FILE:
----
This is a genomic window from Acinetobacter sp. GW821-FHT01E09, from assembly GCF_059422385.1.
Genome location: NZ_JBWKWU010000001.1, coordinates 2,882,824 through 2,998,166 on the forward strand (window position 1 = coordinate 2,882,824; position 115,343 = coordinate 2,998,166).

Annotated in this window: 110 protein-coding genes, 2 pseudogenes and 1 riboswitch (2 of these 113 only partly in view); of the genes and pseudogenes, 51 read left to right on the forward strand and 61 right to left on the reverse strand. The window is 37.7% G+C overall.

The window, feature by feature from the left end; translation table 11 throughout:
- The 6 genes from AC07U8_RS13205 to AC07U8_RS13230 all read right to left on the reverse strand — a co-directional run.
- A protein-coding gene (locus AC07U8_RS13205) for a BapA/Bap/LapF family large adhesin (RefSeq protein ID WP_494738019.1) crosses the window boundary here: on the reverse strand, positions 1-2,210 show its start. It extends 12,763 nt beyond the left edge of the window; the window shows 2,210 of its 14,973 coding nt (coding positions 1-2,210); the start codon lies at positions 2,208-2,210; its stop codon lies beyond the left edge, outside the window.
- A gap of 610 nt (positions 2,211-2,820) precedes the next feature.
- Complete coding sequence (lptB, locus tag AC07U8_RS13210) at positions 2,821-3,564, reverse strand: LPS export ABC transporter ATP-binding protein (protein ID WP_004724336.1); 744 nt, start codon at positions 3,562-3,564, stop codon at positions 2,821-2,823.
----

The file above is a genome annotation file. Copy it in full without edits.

This is a genomic window from Acinetobacter sp. GW821-FHT01E09, from assembly GCF_059422385.1.
Genome location: NZ_JBWKWU010000001.1, coordinates 2,882,824 through 2,998,166 on the forward strand (window position 1 = coordinate 2,882,824; position 115,343 = coordinate 2,998,166).

Annotated in this window: 110 protein-coding genes, 2 pseudogenes and 1 riboswitch (2 of these 113 only partly in view); of the genes and pseudogenes, 51 read left to right on the forward strand and 61 right to left on the reverse strand. The window is 37.7% G+C overall.

The window, feature by feature from the left end; translation table 11 throughout:
- The 6 genes from AC07U8_RS13205 to AC07U8_RS13230 all read right to left on the reverse strand — a co-directional run.
- A protein-coding gene (locus AC07U8_RS13205) for a BapA/Bap/LapF family large adhesin (RefSeq protein ID WP_494738019.1) crosses the window boundary here: on the reverse strand, positions 1-2,210 show its start. It extends 12,763 nt beyond the left edge of the window; the window shows 2,210 of its 14,973 coding nt (coding positions 1-2,210); the start codon lies at positions 2,208-2,210; its stop codon lies beyond the left edge, outside the window.
- A gap of 610 nt (positions 2,211-2,820) precedes the next feature.
- Complete coding sequence (lptB, locus tag AC07U8_RS13210) at positions 2,821-3,564, reverse strand: LPS export ABC transporter ATP-binding protein (protein ID WP_004724336.1); 744 nt, start codon at positions 3,562-3,564, stop codon at positions 2,821-2,823.